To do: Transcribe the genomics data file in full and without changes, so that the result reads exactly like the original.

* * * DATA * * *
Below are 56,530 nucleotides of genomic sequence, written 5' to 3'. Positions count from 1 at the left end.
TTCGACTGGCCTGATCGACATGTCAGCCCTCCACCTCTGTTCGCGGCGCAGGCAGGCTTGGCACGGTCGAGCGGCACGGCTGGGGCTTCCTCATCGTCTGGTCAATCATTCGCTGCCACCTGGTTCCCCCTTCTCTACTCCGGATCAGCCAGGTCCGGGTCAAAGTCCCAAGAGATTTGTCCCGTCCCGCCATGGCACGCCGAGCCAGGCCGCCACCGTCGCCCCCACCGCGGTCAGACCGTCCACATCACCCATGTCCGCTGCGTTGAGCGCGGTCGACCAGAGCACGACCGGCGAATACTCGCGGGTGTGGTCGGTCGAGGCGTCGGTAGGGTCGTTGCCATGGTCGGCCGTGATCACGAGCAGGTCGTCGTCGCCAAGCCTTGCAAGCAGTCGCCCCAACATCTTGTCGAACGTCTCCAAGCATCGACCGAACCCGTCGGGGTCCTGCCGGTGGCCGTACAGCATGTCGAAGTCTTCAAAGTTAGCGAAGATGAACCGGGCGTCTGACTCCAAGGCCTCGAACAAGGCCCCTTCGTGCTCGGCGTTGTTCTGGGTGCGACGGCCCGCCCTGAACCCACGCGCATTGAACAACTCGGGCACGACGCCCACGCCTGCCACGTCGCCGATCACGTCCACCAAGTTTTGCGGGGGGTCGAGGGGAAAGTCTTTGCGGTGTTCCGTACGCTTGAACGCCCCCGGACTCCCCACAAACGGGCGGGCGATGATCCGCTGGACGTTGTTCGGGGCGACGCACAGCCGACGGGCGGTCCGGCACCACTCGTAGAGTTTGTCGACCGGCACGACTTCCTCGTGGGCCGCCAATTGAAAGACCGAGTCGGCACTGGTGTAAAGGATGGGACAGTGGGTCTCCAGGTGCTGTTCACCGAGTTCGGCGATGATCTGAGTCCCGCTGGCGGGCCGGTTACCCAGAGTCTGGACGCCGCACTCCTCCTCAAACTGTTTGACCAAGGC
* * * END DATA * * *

Below are 56,530 nucleotides of genomic sequence, written 5' to 3'. Positions count from 1 at the left end.
TTCGACTGGCCTGATCGACATGTCAGCCCTCCACCTCTGTTCGCGGCGCAGGCAGGCTTGGCACGGTCGAGCGGCACGGCTGGGGCTTCCTCATCGTCTGGTCAATCATTCGCTGCCACCTGGTTCCCCCTTCTCTACTCCGGATCAGCCAGGTCCGGGTCAAAGTCCCAAGAGATTTGTCCCGTCCCGCCATGGCACGCCGAGCCAGGCCGCCACCGTCGCCCCCACCGCGGTCAGACCGTCCACATCACCCATGTCCGCTGCGTTGAGCGCGGTCGACCAGAGCACGACCGGCGAATACTCGCGGGTGTGGTCGGTCGAGGCGTCGGTAGGGTCGTTGCCATGGTCGGCCGTGATCACGAGCAGGTCGTCGTCGCCAAGCCTTGCAAGCAGTCGCCCCAACATCTTGTCGAACGTCTCCAAGCATCGACCGAACCCGTCGGGGTCCTGCCGGTGGCCGTACAGCATGTCGAAGTCTTCAAAGTTAGCGAAGATGAACCGGGCGTCTGACTCCAAGGCCTCGAACAAGGCCCCTTCGTGCTCGGCGTTGTTCTGGGTGCGACGGCCCGCCCTGAACCCACGCGCATTGAACAACTCGGGCACGACGCCCACGCCTGCCACGTCGCCGATCACGTCCACCAAGTTTTGCGGGGGGTCGAGGGGAAAGTCTTTGCGGTGTTCCGTACGCTTGAACGCCCCCGGACTCCCCACAAACGGGCGGGCGATGATCCGCTGGACGTTGTTCGGGGCGACGCACAGCCGACGGGCGGTCCGGCACCACTCGTAGAGTTTGTCGACCGGCACGACTTCCTCGTGGGCCGCCAATTGAAAGACCGAGTCGGCACTGGTGTAAAGGATGGGACAGTGGGTCTCCAGGTGCTGTTCACCGAGTTCGGCGATGATCTGAGTCCCGCTGGCGGGCCGGTTACCCAGAGTCTGGACGCCGCACTCCTCCTCAAACTGTTTGACCAAGGC